Estimating volume of separated surfaces, plotting histogram

Hi there,

I’m helping out a researcher and they are interested in isosurfaces of a CT scan and calculating the volume enclosed on the interior of these spheroid shapes.

You can see some of these in the image. We are using compute connected surface properties, and it appears that the object volume field that we are showing in the spreadsheet view is close to what we want (but sometimes negative?) but we also can’t plot that value in a histogram.

Any help making this happen would be welcome!


There are a couple of questions in here. The first is the ability to take a histogram of the ObjectVolume field created by Compute Connected Surface Properties. It looks like the Histogram filter is not capable of computing on these “global” fields (which I think is a feature gap). But you can get around the problem by using the Histogram view, which does support them.

To make a Histogram view, first create a space in the view area by splitting a view horizontally or vertically.

Screen Shot 2023-05-09 at 7.04.43 AM

In the new view, you will see a bunch of buttons to define the view. Click the button that says Histogram View.

Now just click the eyeball next to your Compute Connected Surface Properties filter in the Pipeline Browser to view a histogram for that data.

Screen Shot 2023-05-09 at 7.08.59 AM

Use the Display properties in the Properties panel to select the array to histogram and other parameters like number of bins.

The second question was about negative volume values produced by Compute Connected Surface Properties I don’t know enough about this filter to know the answer. (I didn’t even know it existed until your post.) My guess is that the filter is making some assumptions about the structure of the surface and the result comes out wrong when the inside/outside of the filter is not clear. It might be because the surface is not closed (because the isosurface is at the edge of the domain), the surface is not simple (because two surfaces are touching), or there is a large concavity fowling things up. If you find a negative value, you can take note of the row in the spreadsheet and use the Threshold filter to extract cells with ObjectIds equal to this row number. @spyridon97 might be able to give more information. I think he is the one that added this filter.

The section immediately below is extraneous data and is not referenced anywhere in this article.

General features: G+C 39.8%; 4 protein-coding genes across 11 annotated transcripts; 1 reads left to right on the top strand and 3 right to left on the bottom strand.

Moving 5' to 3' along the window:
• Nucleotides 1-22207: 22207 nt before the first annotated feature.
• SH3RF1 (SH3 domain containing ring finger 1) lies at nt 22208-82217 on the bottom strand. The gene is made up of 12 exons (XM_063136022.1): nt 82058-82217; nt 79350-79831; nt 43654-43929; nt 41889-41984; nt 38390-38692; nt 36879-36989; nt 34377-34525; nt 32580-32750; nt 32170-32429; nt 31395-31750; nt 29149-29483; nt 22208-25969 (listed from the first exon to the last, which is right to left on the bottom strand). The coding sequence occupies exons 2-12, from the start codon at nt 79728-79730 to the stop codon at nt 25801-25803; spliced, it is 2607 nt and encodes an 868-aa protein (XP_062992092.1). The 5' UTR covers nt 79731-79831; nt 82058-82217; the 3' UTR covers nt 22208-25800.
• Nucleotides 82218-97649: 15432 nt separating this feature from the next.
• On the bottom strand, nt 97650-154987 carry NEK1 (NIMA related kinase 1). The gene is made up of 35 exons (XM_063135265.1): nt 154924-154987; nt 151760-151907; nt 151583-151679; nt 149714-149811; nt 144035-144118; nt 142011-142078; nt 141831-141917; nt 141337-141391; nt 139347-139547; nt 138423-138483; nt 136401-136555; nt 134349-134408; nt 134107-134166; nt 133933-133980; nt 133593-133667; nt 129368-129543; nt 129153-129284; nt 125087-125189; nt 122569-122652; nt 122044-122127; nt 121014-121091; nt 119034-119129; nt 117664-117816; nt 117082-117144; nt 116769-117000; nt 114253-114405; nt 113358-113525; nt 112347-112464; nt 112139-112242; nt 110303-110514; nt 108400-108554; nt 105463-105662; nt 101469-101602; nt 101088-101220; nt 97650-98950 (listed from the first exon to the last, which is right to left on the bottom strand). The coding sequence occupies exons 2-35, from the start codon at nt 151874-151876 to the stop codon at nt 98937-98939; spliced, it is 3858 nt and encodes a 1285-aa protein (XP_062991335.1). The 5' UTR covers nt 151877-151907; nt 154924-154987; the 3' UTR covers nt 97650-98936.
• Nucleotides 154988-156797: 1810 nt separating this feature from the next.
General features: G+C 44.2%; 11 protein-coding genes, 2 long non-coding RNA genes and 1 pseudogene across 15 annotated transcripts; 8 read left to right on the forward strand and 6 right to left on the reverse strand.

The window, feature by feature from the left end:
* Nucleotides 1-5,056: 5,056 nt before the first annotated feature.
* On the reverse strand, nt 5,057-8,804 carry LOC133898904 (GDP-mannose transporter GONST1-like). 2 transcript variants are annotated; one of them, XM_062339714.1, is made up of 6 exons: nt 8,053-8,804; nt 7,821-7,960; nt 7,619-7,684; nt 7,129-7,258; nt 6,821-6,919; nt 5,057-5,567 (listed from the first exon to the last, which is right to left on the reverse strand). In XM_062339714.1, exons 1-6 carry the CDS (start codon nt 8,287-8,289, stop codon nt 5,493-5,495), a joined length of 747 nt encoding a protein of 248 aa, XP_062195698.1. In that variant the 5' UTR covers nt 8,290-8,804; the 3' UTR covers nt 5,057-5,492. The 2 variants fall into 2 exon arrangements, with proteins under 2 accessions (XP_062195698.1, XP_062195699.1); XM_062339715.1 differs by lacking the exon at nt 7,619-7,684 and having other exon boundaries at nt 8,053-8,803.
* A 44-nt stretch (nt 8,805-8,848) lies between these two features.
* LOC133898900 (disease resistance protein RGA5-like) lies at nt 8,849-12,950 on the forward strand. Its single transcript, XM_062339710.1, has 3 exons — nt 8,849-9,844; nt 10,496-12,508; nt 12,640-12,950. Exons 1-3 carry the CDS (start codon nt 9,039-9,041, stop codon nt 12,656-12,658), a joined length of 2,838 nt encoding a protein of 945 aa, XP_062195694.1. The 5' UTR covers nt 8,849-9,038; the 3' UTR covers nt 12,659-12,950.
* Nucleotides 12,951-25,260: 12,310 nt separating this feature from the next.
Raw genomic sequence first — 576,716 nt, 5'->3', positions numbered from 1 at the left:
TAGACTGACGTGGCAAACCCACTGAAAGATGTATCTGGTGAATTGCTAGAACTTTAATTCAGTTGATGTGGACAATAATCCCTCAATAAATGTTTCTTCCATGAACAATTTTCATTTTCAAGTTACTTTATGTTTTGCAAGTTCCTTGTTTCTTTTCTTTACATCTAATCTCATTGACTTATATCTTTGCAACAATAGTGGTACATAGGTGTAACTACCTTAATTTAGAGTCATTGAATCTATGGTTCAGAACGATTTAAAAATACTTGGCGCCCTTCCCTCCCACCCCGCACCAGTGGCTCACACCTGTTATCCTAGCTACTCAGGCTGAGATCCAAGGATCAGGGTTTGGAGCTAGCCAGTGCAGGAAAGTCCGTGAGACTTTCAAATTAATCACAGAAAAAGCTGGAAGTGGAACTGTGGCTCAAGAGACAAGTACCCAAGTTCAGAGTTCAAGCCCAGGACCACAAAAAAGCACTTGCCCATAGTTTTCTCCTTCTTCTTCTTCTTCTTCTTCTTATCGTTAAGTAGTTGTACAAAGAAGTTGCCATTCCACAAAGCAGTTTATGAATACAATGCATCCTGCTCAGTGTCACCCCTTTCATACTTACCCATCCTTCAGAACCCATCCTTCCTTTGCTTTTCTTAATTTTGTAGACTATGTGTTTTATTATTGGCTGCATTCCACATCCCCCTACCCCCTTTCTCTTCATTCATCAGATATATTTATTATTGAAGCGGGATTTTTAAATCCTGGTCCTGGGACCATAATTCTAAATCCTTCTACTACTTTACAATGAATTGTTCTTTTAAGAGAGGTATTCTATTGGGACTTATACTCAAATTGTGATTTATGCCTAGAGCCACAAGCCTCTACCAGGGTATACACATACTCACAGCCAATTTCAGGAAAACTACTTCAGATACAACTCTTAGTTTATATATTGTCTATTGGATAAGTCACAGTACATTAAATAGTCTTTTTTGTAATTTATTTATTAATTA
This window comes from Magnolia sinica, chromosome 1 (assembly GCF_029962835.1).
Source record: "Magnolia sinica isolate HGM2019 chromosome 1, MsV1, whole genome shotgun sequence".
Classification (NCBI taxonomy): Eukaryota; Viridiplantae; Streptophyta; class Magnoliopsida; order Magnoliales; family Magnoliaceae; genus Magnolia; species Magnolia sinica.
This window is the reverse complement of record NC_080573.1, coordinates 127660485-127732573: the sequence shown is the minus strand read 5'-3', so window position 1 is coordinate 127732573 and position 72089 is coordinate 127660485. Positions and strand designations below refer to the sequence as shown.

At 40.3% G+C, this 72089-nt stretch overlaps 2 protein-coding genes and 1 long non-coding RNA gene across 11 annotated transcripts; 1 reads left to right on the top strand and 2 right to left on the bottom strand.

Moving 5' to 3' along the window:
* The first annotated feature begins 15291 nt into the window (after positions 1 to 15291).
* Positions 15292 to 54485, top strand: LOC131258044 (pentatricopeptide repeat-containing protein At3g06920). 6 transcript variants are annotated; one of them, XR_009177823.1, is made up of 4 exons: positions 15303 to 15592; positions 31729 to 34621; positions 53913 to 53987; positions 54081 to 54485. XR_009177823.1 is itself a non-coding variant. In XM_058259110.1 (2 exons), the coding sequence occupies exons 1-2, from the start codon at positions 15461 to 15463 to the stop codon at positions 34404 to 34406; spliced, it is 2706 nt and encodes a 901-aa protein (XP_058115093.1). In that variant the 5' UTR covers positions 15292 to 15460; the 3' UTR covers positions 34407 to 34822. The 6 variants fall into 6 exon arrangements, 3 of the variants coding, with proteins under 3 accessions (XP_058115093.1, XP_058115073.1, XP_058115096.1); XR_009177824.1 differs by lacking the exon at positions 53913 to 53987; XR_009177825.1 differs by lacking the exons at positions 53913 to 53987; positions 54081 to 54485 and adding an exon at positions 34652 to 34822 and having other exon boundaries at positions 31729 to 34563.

Compute Connected Surface Properties uses the vtkMultiObjectMassProperties class. If the volume is negative, there are 2 possible cases. Either a validity check has not been performed (which ensures that the orientation of the points of the cell is correct) or there is a numerical error during the computation of the volume due to very small numbers being multiplied/added.

If you could provide me with some reproducible steps that create negative volumes, i would be able to check out which of the cases is it.

@Kenneth_Moreland Thanks so much for helping us see how to make histograms that show those field values!

I’ll also do some snooping about the surfaces that seem to be failing the check. I was searching and it sounds like the algorithm that is calculating volume relies on the direction of a normal vector which in some cases might be pointing the wrong way? Negative cell volume

@spyridon97 thanks for also jumping in. Let me get you a collection of the data.

negative_volumes.vtp (64.3 KB)
here you go!

Sure enough, now that I check the column next to the volume the validity score is 0 not 1. and the row that I checked on using @Kenneth_Moreland 's steps shows a nice big unenclosed mesh.

I suppose this is very close to what they are after, but it would be nice if the threshold filter was able to filter on “objectVolume” so that I could stipulate that I only want the surfaces shown that were valid. Unfortunately I seems like the scalar and cell variables are the only options. Is there another way to help clean up this collection so that the histogram will represent the distribution of valid enclosed mesh objects with a particular iso surface value?

I’ll meet with my researcher to try to find out what steps we want to take next.